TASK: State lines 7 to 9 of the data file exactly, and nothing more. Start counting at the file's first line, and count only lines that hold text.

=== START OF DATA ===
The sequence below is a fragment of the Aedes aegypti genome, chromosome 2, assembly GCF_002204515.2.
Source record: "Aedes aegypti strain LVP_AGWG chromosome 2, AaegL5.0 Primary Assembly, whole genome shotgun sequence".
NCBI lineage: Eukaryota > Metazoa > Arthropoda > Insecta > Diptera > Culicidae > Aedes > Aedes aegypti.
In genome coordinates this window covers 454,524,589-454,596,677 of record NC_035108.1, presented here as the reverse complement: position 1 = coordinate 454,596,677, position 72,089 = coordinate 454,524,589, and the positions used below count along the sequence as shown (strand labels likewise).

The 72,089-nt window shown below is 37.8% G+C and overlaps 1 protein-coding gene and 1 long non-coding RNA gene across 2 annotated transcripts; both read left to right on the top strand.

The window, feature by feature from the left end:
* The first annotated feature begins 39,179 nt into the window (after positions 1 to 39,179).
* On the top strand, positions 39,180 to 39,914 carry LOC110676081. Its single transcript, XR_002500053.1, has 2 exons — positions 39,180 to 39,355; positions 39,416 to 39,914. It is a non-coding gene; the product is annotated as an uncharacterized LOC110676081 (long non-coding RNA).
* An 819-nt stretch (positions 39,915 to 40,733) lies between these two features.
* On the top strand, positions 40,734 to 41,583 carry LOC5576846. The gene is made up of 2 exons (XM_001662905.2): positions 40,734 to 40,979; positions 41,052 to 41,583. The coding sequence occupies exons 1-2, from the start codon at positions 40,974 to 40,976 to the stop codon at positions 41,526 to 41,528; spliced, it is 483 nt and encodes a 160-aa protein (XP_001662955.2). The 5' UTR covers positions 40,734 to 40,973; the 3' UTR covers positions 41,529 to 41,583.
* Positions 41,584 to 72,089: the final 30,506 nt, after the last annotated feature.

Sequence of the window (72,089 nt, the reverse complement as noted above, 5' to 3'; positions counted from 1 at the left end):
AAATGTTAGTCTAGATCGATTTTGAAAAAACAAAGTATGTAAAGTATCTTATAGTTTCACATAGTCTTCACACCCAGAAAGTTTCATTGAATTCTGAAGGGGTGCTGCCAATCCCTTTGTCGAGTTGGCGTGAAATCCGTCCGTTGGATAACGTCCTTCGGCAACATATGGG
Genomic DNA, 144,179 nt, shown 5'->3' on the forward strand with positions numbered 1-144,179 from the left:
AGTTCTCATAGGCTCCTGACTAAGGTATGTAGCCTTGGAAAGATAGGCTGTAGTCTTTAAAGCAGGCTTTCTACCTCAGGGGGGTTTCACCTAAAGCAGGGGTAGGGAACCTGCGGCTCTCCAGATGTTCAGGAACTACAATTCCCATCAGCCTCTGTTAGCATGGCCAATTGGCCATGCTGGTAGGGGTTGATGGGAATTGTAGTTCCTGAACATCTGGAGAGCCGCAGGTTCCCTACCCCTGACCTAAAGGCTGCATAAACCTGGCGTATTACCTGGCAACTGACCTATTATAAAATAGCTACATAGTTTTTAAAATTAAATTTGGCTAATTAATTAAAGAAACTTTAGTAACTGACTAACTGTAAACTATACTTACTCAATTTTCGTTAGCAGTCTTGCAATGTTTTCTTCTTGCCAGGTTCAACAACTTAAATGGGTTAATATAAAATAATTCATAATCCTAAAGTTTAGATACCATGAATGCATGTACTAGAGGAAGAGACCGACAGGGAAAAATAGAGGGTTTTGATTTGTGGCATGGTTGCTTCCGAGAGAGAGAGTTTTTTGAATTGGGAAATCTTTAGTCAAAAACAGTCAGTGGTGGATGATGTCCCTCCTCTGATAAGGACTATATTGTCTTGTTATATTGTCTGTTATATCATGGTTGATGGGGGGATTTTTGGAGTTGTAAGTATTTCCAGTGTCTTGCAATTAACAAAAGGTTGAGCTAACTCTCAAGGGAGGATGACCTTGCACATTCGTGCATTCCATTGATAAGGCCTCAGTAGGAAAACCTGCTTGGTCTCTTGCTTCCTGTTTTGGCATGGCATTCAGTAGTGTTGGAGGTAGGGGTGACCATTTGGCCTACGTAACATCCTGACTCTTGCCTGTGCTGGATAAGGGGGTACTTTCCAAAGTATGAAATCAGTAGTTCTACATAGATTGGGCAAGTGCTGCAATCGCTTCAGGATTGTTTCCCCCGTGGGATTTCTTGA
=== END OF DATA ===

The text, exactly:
* The first annotated feature begins 39,179 nt into the window (after positions 1 to 39,179).
* On the top strand, positions 39,180 to 39,914 carry LOC110676081. Its single transcript, XR_002500053.1, has 2 exons — positions 39,180 to 39,355; positions 39,416 to 39,914. It is a non-coding gene; the product is annotated as an uncharacterized LOC110676081 (long non-coding RNA).
* An 819-nt stretch (positions 39,915 to 40,733) lies between these two features.